Shifting education cost doesn’t add up
The Louisiana Legislature would do well to look with healthy skepticism at any proposal to shift current costs of public education from the state to local school systems.
The Jindal administration is touting a plan to shift $14 million in transportation and salary costs from Baton Rouge to individual school districts. As a short-term fix it only shifts an imminent burden from one level of government to the next. That’s passing the buck, not a well-conceived solution.
State Superintendent Paul Pastorek has spoken in favor of the legislation, insisting that local systems have the money in unspent reserve accounts. But those local reserve accounts most likely have specific purposes, and bailing out Baton Rouge is probably not among them. Nor are these likely to be found among the list of goals tied to those reserve funds, wherever such funds may exist:
– Paying the cost of stipends for national certifications for teachers and counselors who have earned them.
– Paying the cost of transportation for private and parochial school students who live in their districts.
But that’s what the governor and Pastorek would have local schools do.
Right now, the state picks up some of the tab for those stipends, and individual school systems may choose to supplement salaries paid. In fact, state education officials have long championed the idea of schoolteachers ratcheting up their skill sets through such certifications, which can take a couple of years for teachers to acquire through out-of-classroom instruction and toil. Some systems have aggressively hired nationally certified teachers, and ambitious teachers have improved their skills through certification with the promise of additional pay from the state. To deny that pay now would be breaking faith with the teachers who pursued such certifications.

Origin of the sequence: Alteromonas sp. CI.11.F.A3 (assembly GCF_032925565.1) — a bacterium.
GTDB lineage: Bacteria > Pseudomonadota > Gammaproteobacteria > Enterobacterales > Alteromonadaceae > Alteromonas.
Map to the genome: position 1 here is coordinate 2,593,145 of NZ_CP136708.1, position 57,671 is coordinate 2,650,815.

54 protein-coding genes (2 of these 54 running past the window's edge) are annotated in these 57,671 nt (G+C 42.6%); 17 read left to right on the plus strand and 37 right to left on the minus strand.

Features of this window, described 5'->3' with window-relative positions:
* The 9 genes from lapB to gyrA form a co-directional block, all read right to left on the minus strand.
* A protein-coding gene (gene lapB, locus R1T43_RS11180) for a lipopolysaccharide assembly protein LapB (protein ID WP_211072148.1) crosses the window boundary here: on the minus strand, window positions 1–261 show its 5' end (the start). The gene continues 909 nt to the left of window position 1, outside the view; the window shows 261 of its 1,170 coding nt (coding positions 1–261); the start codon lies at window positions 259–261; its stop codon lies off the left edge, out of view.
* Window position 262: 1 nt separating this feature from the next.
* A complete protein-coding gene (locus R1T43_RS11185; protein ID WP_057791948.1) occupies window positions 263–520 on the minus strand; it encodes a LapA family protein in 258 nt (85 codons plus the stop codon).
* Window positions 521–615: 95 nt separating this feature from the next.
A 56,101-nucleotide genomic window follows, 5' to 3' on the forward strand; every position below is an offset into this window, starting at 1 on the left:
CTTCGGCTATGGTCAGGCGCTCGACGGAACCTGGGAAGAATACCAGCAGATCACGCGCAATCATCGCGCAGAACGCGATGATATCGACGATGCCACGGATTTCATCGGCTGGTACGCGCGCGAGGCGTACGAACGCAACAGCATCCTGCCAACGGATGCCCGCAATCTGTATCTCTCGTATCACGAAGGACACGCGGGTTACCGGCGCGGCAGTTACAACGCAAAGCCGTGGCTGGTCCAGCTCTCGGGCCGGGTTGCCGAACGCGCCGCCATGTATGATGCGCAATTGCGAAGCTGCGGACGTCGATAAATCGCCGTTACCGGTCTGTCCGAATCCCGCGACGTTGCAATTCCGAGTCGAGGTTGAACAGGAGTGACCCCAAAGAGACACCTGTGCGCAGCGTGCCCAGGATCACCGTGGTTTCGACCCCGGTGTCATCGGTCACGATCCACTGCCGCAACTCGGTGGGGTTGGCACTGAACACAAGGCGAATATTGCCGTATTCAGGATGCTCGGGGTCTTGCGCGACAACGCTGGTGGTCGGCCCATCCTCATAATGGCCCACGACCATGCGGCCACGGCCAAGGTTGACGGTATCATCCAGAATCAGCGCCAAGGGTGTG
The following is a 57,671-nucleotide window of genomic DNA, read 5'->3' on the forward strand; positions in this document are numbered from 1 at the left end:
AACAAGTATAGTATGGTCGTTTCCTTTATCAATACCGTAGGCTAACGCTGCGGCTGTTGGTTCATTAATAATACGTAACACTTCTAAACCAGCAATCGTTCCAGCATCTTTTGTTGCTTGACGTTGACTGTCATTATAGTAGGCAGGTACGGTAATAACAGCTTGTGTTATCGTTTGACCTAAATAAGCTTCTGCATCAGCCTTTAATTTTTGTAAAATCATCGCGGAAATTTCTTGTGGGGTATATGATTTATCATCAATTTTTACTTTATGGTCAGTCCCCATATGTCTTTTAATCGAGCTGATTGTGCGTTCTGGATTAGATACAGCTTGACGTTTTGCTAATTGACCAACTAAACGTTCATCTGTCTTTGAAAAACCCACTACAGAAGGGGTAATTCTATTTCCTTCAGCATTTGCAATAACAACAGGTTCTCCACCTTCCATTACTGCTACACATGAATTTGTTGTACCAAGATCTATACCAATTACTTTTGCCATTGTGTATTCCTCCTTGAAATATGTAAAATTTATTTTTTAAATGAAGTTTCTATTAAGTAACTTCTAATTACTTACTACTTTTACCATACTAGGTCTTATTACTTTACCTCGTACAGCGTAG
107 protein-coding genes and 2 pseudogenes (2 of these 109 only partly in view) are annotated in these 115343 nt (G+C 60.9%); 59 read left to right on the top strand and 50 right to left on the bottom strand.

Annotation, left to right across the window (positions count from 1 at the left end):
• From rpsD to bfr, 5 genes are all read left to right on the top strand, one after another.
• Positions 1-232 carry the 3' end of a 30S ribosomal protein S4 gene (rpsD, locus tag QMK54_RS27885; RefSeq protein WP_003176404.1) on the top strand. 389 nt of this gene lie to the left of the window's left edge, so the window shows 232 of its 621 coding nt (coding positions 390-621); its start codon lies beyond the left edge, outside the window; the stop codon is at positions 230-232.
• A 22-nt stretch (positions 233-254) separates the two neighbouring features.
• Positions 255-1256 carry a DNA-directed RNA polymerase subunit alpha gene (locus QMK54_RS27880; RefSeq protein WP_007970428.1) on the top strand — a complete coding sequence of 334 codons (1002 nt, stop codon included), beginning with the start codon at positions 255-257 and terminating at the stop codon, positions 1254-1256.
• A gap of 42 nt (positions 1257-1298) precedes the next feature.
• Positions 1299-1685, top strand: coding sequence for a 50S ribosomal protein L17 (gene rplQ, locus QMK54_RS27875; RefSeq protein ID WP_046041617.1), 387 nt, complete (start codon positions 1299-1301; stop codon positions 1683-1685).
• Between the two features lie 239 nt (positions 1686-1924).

The state’s suggestion that local public schools pay transportation costs for private school students is likewise problematic. If the state chooses to continue to fund those costs, well, lawmakers should continue to be able to defend their positions on that, pro or con, to their constituents. But to force that burden on local school boards that did not seek that responsibility bears all the look of an unfunded state mandate. There are too many of those already.
This is a difficult time for state government. Citizens understand that the budget is diminished as the federal government cuts back funding to Louisiana.
But things are tough all over, in Louisiana’s individual parishes as well as in the capital. In tough times, state leaders should provide guidance and solutions. They should not create new sets of problems, which is what these proposals would do.
– The News-Star, Monroe, La.